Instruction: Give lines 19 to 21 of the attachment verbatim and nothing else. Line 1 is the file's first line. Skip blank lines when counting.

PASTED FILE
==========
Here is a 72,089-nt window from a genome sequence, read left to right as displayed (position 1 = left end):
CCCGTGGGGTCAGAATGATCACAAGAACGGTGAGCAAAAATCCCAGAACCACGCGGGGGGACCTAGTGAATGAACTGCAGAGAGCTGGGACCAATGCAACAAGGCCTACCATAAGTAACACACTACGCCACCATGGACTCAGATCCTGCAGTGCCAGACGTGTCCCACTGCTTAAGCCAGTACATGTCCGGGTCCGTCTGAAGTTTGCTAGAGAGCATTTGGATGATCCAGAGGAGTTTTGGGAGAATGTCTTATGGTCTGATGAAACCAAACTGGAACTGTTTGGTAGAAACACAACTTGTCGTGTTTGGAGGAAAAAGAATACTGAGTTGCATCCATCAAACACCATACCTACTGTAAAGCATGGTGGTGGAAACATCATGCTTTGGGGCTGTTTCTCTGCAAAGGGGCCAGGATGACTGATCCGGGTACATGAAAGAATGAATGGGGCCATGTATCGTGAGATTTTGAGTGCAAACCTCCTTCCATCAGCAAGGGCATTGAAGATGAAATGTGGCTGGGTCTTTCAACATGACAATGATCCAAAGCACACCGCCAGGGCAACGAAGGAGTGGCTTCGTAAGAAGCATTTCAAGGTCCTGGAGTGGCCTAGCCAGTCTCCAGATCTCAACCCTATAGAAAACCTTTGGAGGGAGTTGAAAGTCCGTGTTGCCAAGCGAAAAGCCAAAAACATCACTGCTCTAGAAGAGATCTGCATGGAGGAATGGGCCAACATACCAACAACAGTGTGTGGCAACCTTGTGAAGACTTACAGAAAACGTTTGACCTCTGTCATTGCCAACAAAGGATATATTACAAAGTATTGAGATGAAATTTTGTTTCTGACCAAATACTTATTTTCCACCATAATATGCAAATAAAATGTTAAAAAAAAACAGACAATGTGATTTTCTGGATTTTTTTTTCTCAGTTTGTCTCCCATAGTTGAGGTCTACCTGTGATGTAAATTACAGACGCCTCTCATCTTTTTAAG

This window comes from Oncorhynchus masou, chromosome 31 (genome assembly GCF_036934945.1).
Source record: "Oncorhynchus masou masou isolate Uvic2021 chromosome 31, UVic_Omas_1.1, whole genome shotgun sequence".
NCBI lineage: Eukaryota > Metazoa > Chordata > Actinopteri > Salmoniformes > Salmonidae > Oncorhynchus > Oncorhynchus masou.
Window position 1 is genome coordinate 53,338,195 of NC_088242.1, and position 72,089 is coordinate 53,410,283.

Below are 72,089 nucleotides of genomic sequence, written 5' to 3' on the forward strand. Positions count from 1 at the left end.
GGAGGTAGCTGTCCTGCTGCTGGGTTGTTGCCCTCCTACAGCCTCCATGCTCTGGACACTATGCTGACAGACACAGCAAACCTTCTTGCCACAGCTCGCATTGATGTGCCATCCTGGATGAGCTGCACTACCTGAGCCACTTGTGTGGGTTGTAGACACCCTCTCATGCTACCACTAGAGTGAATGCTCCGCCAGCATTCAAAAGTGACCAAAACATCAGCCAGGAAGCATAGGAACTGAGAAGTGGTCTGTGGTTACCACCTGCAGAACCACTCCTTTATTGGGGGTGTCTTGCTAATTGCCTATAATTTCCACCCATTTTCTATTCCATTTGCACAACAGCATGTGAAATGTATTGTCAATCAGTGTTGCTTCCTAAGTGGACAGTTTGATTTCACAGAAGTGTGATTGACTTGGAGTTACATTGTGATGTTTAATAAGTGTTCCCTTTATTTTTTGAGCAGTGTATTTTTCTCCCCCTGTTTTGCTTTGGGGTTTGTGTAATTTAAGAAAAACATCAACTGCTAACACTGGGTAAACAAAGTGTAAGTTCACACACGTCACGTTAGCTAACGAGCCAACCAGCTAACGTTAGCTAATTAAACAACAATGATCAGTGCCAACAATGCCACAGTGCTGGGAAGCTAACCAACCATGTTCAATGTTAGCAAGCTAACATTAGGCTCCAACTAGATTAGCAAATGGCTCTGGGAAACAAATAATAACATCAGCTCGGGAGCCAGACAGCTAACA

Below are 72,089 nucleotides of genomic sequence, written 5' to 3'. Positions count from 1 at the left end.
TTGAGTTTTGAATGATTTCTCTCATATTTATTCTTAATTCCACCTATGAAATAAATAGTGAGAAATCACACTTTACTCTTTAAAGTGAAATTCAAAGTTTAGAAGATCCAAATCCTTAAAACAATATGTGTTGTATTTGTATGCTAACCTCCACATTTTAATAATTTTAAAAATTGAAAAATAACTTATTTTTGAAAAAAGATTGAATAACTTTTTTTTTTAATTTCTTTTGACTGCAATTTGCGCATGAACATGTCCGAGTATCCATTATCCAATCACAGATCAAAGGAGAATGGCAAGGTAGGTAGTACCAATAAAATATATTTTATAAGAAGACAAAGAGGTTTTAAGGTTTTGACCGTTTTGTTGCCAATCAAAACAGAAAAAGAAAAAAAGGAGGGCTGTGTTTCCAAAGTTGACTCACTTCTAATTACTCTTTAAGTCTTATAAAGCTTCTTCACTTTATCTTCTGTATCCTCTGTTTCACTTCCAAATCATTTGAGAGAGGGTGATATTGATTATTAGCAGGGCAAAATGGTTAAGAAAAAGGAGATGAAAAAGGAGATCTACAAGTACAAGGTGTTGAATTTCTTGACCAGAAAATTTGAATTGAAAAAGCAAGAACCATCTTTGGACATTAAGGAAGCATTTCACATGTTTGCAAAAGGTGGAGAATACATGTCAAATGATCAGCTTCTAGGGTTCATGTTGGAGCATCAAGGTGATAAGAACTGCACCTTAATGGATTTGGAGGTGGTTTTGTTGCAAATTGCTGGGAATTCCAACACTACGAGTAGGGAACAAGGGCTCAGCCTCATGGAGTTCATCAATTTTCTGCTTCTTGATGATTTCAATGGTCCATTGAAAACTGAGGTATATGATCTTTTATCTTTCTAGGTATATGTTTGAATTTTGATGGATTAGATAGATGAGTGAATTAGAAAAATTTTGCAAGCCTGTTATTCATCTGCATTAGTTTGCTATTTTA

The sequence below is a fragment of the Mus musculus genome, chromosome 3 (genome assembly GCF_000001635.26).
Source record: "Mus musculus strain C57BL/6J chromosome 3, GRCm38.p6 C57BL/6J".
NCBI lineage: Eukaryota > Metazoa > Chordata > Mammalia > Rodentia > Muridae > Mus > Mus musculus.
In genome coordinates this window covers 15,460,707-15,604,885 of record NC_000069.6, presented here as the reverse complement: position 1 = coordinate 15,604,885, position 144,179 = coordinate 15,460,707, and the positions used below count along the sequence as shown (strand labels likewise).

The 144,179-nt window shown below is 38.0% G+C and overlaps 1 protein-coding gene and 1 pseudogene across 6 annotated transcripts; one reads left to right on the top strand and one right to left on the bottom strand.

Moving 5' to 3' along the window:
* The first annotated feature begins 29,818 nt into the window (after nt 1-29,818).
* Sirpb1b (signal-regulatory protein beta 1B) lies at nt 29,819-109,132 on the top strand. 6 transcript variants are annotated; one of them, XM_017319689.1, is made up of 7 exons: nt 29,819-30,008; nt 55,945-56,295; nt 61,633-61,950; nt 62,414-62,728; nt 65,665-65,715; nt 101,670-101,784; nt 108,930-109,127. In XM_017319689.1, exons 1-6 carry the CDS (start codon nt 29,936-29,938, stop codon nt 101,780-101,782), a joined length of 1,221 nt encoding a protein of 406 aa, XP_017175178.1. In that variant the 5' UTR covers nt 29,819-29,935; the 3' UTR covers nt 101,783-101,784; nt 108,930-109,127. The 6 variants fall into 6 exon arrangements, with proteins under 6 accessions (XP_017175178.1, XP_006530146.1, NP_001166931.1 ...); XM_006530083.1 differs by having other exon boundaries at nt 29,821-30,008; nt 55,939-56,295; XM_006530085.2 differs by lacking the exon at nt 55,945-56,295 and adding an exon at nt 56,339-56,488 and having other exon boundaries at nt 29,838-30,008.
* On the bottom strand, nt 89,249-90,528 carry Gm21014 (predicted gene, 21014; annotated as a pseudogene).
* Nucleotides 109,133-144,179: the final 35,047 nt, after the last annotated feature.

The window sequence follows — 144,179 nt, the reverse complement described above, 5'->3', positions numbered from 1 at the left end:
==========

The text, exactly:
* On the bottom strand, nt 89,249-90,528 carry Gm21014 (predicted gene, 21014; annotated as a pseudogene).
* Nucleotides 109,133-144,179: the final 35,047 nt, after the last annotated feature.

The window sequence follows — 144,179 nt, the reverse complement described above, 5'->3', positions numbered from 1 at the left end: